How to Use this Blog

Howdy! We've amassed tons of information and important history on this blog since 2010. If you have a keyword, use the search box below. Also check out the reference section above. If you have a question or need help searching, use the contact form at the bottom of the blog.

ALSO, if you buy any of the books at the links provided, the editor will earn a small amount of money or commission. (we thank you) (that is our disclaimer statement)

This is a blog. It is not a peer-reviewed journal, not a sponsored publication... The ideas, news and thoughts posted are sourced… or written by the editor or contributors.

2017: 3/4 million Visitors/Readers! This blog was ranked #49 in top 100 blogs about adoption. Let's make it #1...

Search This Blog

Lost Children Book Series

Friday, August 7, 2015

Adoptees should be able to annul their relationship with their adoptive parents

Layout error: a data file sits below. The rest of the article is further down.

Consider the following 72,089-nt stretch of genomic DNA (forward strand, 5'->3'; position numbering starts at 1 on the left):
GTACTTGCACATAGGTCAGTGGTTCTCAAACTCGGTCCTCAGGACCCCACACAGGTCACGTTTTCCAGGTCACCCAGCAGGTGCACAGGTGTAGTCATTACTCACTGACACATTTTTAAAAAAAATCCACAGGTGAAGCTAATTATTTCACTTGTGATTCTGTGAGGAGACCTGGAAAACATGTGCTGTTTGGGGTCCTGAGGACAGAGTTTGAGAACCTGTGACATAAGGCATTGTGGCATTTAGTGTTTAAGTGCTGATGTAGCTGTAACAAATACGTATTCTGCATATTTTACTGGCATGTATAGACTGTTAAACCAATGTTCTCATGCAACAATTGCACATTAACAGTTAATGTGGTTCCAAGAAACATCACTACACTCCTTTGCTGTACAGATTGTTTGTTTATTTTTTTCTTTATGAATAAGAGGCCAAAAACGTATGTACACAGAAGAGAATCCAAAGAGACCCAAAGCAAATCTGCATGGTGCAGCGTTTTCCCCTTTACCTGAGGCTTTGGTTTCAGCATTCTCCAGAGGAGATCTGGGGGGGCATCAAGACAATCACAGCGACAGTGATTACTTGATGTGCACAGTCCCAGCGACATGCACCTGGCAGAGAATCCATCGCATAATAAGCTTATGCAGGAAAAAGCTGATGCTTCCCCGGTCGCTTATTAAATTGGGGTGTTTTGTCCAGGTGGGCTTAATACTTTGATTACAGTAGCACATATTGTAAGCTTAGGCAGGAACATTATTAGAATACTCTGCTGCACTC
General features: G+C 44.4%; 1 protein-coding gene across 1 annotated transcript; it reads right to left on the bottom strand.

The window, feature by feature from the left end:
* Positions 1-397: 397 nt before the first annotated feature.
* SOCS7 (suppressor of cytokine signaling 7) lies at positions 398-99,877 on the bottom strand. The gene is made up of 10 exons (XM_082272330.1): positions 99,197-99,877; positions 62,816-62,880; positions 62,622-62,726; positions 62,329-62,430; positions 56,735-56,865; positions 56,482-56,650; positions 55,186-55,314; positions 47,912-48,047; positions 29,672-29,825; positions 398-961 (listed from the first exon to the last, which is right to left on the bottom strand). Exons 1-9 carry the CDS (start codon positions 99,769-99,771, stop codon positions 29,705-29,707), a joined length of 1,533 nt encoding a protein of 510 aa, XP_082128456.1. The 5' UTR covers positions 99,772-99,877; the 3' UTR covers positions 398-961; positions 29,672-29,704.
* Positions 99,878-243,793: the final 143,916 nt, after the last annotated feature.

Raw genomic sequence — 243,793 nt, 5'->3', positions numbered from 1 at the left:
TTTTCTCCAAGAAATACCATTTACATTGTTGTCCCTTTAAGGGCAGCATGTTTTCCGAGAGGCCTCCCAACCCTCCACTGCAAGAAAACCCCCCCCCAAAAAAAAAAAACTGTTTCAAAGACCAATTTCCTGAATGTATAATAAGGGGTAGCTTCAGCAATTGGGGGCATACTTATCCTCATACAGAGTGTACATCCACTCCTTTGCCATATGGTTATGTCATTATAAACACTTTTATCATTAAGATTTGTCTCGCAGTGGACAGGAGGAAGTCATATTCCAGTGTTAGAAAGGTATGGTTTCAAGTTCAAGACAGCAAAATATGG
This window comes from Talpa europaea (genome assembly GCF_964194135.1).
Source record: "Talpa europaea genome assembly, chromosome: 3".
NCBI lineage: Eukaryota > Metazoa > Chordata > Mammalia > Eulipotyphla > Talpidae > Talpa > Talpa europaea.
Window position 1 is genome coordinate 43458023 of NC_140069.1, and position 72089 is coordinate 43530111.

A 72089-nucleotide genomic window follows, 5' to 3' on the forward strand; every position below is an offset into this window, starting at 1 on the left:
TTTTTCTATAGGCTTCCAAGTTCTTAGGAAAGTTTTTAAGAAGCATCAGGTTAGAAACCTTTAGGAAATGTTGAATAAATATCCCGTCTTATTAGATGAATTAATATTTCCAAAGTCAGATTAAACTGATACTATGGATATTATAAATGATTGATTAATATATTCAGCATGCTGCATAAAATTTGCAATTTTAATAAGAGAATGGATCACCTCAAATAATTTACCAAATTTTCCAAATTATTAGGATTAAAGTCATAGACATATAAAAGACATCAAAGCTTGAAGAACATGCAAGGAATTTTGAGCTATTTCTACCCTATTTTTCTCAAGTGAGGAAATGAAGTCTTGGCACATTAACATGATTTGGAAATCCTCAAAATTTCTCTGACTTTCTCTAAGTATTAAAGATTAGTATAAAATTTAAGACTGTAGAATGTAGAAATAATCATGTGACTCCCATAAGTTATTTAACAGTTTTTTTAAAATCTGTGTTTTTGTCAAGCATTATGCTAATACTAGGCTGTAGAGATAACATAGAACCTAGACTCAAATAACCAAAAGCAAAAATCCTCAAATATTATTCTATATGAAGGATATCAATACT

Adults deserve the right to decide whether or not to honor the contract that binds them to an adoptive family
Mother holding child’s hand
Children have no say in their adoption as minors, but they should as adults. Photograph: Tatjana Alvegard/Getty Images
 
Like approximately 5 million other Americans, I’m adopted. As a child, my biological parents gave me up to other people to raise. The subject of the contract between my adoptive parents and the state – me – didn’t agree to anything. I had no more say in the matter than my house did when I signed a contract to buy it.

Still, the public perception is that adoption is always a good thing – that it’s always in the best interest of the child, and that everyone lives happily ever after. But many adoptions don’t work out for a number of reasons: a mismatch of personalities, parental inability to love someone else’s child, outright dislike of the child by one or both parents.

When an adoption goes bad, like mine did, adoptive parents have options to end the relationship. Some parents have put children on an airplane alone and sent them back to their home countries. Other parents turn to a shadowy underground network to “re-home” their children with strangers. But if an adoptee wants to get out of an adoptive relationship, the only option is to be adopted by another adult – even if the adoptee is an adult.